In a nutshell: high quality at a high expense, with some sushi you won’t get elsewhere.
If like me you like to research the internet, you may come across lots of arguments and marketing on trip advisor but you’ll also find this resto mentioned on Cecj and has some recommendations on Chowhound.
However, times change.
And who knows, things may have already changed since I went.
I visited, as per photo of receipt, 22nd October 2013.
Some of the comments that got my attention revolved around ‘items off the menu that you had to ask for’, ‘poor service recently’ and ‘indians cutting up the fish’.
I did ask if there was any fish that was not on the menu, only to be told there was only a seafood salad. The way that the manager looked so dead pan with every answer made me wonder, however…
The Japanese manager struck me as a little odd. I tried to speak Japanese but he kept answering in French, and with a high level, I might add. There were a sprinkling of Japanese people coming in and out for a chat, so I was fairly sure I didn’t mistake his nationality. He had two gaijin chefs working for him, and they were both nice and smiling. There was a Japanese waiter/cook who took part of our order. Service was average, a little stoic, but helpful enough, most of the animation coming from the Indian chef. Note we were the first customers at 7pm, so it’s not like we had to deal with a queue or the supposed ‘glaring at you to leave so they can serve more customers’ attitude…
For me, if the restaurant has employees who are trained by a sushi chef, it still retains its authenticity, even though this may be too much for some, no doubt scarred by their visits to fake Japanese restaurants with low grade fish. I have been to expensive restaurants in London where sushi was served by Indians, Russians and many more; in the end, it was the quality of fish that mattered.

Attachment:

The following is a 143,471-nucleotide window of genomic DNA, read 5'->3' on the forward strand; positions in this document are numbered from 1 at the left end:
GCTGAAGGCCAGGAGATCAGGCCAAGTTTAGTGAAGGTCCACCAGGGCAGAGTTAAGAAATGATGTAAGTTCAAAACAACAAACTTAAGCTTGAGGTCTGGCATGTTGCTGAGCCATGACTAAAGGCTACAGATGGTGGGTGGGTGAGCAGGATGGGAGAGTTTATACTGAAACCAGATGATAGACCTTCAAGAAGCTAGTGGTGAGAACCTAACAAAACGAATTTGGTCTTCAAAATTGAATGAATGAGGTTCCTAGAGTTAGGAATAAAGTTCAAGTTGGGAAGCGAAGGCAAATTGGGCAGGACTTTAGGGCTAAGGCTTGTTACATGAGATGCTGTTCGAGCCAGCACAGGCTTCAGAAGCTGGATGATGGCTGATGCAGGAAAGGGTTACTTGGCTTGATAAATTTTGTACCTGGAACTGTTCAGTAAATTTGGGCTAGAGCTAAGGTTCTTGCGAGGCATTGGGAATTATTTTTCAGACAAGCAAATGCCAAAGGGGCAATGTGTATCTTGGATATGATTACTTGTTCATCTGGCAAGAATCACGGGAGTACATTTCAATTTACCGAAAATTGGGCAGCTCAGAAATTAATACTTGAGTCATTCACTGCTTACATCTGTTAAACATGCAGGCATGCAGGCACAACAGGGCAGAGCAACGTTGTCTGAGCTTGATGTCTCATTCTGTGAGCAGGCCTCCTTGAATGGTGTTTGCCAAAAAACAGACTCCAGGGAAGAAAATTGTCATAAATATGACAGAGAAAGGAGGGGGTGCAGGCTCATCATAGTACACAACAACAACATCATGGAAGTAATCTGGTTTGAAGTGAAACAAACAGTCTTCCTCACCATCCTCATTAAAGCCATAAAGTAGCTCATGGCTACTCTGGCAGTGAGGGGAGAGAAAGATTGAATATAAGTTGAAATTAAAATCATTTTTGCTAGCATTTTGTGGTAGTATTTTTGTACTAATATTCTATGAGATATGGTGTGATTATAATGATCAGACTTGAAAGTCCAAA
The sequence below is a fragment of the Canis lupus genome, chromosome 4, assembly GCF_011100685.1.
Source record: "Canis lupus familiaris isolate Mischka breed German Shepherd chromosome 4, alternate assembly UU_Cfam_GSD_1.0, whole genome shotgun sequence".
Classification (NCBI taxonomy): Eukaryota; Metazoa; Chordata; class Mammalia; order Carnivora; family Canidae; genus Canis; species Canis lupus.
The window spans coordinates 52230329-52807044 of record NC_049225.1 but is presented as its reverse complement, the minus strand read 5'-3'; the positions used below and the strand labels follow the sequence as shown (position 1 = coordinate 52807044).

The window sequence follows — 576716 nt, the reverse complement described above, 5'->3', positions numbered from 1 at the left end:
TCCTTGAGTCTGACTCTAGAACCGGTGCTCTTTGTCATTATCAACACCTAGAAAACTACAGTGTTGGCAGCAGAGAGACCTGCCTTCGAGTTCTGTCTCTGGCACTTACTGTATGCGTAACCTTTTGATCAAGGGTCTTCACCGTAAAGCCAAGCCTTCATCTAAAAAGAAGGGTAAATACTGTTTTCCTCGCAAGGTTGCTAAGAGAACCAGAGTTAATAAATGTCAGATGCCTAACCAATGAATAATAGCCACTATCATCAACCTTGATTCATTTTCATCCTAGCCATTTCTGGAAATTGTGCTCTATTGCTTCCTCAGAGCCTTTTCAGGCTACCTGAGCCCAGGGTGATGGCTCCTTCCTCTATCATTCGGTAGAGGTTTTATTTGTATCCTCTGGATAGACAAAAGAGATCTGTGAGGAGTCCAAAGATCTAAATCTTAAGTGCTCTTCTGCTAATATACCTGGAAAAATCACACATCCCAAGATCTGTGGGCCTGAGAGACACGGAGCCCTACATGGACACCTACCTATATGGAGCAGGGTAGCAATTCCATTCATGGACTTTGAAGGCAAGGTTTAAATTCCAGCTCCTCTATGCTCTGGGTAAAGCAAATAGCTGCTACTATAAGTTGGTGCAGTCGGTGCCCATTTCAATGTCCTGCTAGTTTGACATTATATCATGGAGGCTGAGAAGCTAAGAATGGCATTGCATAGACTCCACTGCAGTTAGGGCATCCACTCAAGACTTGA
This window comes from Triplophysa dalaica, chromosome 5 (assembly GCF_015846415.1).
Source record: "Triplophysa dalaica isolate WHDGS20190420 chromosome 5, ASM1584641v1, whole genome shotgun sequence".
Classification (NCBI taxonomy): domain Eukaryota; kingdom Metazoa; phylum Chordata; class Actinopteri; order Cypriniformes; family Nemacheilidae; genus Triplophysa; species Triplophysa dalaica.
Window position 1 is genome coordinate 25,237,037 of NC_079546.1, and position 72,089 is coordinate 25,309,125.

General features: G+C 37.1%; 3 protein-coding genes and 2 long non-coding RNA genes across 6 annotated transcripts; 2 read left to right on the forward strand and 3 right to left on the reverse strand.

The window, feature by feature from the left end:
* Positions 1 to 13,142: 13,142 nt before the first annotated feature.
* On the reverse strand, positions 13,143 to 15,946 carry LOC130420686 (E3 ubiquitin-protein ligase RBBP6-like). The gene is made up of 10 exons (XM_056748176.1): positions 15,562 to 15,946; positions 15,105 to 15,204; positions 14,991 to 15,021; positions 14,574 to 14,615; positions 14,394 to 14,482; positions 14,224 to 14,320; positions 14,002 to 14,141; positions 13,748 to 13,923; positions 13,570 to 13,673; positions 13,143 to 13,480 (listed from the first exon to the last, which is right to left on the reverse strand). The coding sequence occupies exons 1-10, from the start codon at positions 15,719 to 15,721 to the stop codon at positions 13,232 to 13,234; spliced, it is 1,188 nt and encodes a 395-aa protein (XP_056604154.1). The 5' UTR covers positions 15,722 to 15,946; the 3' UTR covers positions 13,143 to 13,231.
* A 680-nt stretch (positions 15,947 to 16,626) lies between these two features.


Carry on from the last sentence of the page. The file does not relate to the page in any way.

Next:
Let’s get straight down to the fish.
O-toro is on the menu but not in stock.
Unagi is on the menu but some reason they served us Anagi aburi – which is the jet charred style! This was a pleasant surprise, as I haven’t (so far) seen this anywhere else in Paris, yet it’s still confusing – the (French) menu is not clear, again with the “crevettes” I was asked to precise for ama ebi (sweet shrimp) or prawns (I guess). Luckily I love ama ebi, so that was no problem.
Uni: Very strange. Luffy would like this because it has a distinct perfume of Rose. Why, I have no idea, perhaps in these waters that’s what they taste like, which is nothing like the Uni we had from Japan and even Los Angeles.
They also served scallops sushi. My partner was very happy with this but noted that the salmon sashimi was cut larger than she was used to (Tokyo). Gaijin portions? At least there was a lot of it.
All of the sushi served was of excellent quality. I also noted with interest that the tuna sushi tasted so much better with the vineagared rice (doh) compared to my natto dish, which I ordered because I wanted a natto tekkadon (Rice with tuna sashimi on top with a dose of natto) and had to order an extra bowl of rice. I won’t be doing that again.
Check out the photos then see our final scores.
Note, these scores will change as we compare to a standard.
The best sushi we had in Paris so far was at Takara, the worst was some local Asian take away, and the median was at Kintaro, so that’s how we judge.
Note, the best sushi we ever was had at Daiwa Sushi at the Tsukiji Fish Market in Tokyo.
Check back later for revisions.
This is more or less a sushi restaurant, don’t expect anything else. However, some great items not to be found elsewhere such as the charred eel and scallops.
It’s fresh, it’s flavourful, it’s bloody expensive. The maguro (tuna) was so good (such a dark red and almost fatty) I was scared of being served otoro from the same fish.
I get that strange feeling that I’m a stranger and I’m going to have to prove my loyalty through patronising the restaurant in order to get affection.
Not a place for a quick bite to eat, but this is top tier sushi. Price of sushi is per piece!!!! OH MY GOD!!